A great way to start doing that is to plan each day with a schedule and make every effort to keep to it. The specifics of each entrepreneur's schedule will vary depending on the business they're in, but some general guidelines always apply. They are:

  1. Create a stable morning routine – to maintain a daily schedule, it's necessary to have a predictable start to each day. Get up as early as is comfortable, have breakfast, exercise, and get going. That will help to make sure each new day gets off to a solid start.

  2. Complete high-value work early – Because an entrepreneur's time is valuable, it's important to front-load each day's schedule with the most important work of that day. First, it will help make sure the work gets done on time. Second, if the schedule goes awry as the day progresses, the agenda items that get skipped won't be mission-critical.

  3. Build buffer time between appointments – In a perfect world, an entrepreneur would be able to spend every moment of the day zipping from priority to priority—no downtime. In reality, that seldom happens. It's important to leave some padding between each appointment, in recognition that there'll be overruns here and there. Also, when time permits, it will allow for some sanity breaks, which are essential to avoid falling victim to entrepreneur burnout.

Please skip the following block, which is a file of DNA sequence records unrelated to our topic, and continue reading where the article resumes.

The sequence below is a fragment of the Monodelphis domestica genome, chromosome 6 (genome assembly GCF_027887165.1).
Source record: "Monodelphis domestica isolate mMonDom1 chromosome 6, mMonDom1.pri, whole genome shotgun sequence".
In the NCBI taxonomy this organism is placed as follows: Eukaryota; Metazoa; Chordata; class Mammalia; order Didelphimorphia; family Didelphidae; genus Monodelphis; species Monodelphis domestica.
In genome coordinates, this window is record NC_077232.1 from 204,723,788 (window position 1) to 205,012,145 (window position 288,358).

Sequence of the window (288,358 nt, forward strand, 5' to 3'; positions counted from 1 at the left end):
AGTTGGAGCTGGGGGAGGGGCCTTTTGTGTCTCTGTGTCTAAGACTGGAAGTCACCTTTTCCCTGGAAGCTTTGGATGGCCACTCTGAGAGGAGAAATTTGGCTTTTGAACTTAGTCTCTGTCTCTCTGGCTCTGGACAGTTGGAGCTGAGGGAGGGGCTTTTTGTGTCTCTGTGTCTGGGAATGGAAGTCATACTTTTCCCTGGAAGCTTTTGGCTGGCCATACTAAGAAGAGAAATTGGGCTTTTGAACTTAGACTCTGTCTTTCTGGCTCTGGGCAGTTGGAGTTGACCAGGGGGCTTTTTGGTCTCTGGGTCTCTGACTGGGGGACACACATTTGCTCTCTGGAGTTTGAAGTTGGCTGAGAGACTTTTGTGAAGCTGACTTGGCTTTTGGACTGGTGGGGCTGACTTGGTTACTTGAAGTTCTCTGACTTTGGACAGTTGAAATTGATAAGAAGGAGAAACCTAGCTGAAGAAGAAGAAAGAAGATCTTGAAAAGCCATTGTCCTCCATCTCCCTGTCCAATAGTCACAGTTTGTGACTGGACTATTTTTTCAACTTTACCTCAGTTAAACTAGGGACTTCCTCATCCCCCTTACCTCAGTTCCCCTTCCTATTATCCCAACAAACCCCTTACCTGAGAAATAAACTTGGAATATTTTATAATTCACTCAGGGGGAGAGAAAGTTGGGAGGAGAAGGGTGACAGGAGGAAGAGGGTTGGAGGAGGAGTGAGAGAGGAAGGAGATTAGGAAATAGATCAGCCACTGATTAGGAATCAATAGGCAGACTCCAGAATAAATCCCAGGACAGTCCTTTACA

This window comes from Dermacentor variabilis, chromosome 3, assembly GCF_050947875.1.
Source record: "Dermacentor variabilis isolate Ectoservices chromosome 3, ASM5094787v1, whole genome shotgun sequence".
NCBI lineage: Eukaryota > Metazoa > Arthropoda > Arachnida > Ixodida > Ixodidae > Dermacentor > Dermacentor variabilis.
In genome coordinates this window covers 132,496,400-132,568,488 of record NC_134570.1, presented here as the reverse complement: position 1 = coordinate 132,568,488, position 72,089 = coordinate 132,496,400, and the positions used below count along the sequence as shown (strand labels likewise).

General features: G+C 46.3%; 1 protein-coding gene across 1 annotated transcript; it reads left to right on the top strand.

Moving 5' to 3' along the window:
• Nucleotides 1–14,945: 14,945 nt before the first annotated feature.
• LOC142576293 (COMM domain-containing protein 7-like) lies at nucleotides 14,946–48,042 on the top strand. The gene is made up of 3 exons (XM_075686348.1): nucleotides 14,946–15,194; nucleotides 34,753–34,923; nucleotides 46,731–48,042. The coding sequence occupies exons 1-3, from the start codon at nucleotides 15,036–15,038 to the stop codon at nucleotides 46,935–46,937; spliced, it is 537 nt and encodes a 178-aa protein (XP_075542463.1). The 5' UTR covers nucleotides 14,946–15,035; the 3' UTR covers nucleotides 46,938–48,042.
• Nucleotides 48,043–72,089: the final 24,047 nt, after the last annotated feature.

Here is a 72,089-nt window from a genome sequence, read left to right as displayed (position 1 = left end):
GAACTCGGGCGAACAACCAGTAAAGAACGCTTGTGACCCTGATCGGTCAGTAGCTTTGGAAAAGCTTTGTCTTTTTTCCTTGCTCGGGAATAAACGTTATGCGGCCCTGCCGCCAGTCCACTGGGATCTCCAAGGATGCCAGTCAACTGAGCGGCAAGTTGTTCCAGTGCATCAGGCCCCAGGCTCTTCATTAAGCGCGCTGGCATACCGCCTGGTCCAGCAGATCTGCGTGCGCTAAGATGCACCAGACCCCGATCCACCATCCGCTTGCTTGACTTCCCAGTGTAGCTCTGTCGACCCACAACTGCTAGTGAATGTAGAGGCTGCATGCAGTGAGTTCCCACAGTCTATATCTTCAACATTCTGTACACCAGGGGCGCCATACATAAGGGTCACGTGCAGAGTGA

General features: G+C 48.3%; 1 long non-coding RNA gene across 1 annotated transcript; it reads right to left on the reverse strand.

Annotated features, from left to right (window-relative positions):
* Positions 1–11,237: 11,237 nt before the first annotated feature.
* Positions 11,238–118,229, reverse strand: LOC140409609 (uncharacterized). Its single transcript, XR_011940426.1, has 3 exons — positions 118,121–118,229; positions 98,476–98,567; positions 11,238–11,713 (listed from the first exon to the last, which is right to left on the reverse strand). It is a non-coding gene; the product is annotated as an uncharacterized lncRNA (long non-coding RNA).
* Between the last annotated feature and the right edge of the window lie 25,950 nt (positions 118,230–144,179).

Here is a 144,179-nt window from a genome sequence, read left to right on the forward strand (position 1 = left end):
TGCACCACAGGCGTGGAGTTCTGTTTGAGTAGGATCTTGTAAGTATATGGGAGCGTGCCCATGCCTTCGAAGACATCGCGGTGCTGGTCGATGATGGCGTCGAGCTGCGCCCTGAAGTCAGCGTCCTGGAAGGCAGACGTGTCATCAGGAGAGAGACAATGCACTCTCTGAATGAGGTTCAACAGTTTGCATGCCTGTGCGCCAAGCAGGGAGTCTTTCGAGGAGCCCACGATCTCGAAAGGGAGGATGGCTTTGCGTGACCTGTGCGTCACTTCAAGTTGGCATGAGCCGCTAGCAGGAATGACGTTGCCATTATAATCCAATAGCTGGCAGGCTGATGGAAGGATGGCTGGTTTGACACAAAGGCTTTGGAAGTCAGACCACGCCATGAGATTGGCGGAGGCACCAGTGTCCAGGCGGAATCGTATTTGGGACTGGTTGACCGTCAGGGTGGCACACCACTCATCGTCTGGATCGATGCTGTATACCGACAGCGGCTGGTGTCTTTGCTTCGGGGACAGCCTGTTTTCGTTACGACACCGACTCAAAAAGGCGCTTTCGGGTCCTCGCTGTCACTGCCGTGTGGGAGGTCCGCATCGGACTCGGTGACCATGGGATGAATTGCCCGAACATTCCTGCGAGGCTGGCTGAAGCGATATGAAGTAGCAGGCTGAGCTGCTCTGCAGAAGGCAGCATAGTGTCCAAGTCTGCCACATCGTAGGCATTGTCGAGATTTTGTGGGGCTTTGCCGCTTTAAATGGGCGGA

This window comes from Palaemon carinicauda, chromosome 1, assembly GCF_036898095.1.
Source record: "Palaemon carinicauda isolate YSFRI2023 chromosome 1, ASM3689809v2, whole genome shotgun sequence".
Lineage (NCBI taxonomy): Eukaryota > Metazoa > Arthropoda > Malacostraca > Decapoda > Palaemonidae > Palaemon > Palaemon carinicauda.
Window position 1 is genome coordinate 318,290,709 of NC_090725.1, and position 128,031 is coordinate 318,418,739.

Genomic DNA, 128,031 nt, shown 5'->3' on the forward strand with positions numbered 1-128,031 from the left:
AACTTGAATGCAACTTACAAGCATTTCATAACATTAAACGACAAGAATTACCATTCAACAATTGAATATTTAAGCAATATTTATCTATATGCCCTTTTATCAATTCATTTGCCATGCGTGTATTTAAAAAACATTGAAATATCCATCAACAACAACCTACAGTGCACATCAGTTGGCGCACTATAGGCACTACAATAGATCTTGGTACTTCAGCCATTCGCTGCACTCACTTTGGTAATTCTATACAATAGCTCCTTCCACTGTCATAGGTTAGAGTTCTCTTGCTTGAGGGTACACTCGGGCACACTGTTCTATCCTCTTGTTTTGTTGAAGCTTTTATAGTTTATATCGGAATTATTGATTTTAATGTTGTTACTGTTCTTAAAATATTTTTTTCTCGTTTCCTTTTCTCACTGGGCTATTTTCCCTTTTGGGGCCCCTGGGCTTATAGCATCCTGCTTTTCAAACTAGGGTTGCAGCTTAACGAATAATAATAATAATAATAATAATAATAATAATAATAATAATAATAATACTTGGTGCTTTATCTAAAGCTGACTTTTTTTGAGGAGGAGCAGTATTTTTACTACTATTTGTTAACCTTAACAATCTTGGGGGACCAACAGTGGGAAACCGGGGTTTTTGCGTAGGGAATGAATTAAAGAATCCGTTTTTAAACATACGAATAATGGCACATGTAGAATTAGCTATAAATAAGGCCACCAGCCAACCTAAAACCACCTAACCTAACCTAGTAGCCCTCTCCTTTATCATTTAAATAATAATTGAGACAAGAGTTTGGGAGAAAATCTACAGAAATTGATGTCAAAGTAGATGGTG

4. Reserve time at the end of the day for reflection – It's easier than you think for an entrepreneur to get so wrapped up in their daily goings-on that they lose sight of the bigger picture. To avoid that, it's important to leave time each day to digest the day's events and think about how they've affected the business. That way, making slight course corrections from day to day can prevent small issues from becoming big ones.

2. The customer is king but isn't infallible

In the early days of any business, it's easy to see each new customer as the lifeline keeping the business afloat. For that reason, it's only natural for an entrepreneur to bend over backward to make early-stage customers as happy as possible. On the whole, that's a good impulse. That doesn't mean, however, that there shouldn't be limits.